Exercise after surgery can be part of recommended physical therapy, or a return to pre-operative routines. In either case, done properly, exercise will help create flexibility, improve balance – by strengthening muscles that help stabilize joints – and keep the cardiovascular and other systems functioning well.
When and how you can begin exercise routines after major surgery will vary with the type of treatment you had. Most physicians will recommend at least a week, sometimes 6-12 weeks, of recuperation before even attempting regular routines. Consult your physician.
Most people will want to perform some kind of toning exercises and probably induce some weight loss. Most surgery reduces the metabolic and activity level – leading to weight gain and flabbiness.
Be sure to keep well hydrated, no matter what form of exercise you perform. This is helpful in order to keep the endocrine system functioning properly and aids the process that keeps joints lubricated.
Take it slow and return to your pre-operative level gradually. Here are some specific exercises for two different types of surgery. Again, consult your physician first.
About a week after surgery, you’ll still be experiencing discomfort. But recovery will be aided by some simple arm exercises. Perform steady breathing during the following:
Lift the arm on the operative side and simulate hair brushing and eating. Do a few reps at most the first few times. Raise that same arm above the heart for an hour, two to three times per day in order to reduce swelling. With the arm raised, gradually open and close the hand, building up to clenching a tennis ball as the discomfort decreases. Alternately bend and straighten the elbow.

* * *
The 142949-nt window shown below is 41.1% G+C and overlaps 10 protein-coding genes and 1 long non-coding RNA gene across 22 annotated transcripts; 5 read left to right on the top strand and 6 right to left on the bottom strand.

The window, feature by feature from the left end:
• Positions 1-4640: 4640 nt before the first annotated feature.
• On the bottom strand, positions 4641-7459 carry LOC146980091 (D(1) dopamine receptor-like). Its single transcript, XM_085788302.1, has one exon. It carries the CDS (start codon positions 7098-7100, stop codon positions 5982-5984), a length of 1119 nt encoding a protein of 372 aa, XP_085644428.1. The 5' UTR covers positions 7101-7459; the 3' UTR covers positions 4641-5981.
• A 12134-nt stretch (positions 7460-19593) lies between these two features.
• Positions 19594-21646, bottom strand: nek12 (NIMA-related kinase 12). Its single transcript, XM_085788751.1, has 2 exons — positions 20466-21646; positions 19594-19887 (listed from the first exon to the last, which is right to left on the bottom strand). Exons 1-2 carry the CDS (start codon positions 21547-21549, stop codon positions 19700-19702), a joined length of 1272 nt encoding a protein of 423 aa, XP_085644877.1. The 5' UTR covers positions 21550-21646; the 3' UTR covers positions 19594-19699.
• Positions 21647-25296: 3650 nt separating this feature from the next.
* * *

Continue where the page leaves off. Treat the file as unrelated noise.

After a couple of weeks you may feel fit enough to perform the following exercise.
Hold a broom handle (with the broom cut off), in both hands with your palms up, arms outstretched. Lift above the head and hold for a few seconds, then lower the broom handle to the pelvis. Repeat several times.
In these exercises, you’ll work the abs, pelvic, and back muscles. As with any routine, be sure to get the advice of your doctor before beginning.
Lie on the floor, knees bent, hands behind your head. Press the small of the back gently into the floor, then more firmly. Don’t try to work ‘through the pain’.
Raise your head and shoulders slightly off the floor, paying attention to the contraction of the abs. Take care not to move the chin toward the chest. Then slowly lower the head and shoulders back to the floor. Repeat several times.
Lift the hips, hold for a few seconds, then lower them. Do 10 reps. Then, alternate with the abdominal exercises. Roll over onto the knees, making sure you have some knee pads or carpeting to soften the point of contact.
Slowly raise one arm and the alternate leg. Alternate. Right arm out, left leg out, then, left arm out, right leg out. Hold each for a second or two, switch and repeat 10 times.
Again, don’t try to exercise if you feel intense pain as distinguished from mild discomfort. Take it slow, building up strength over time.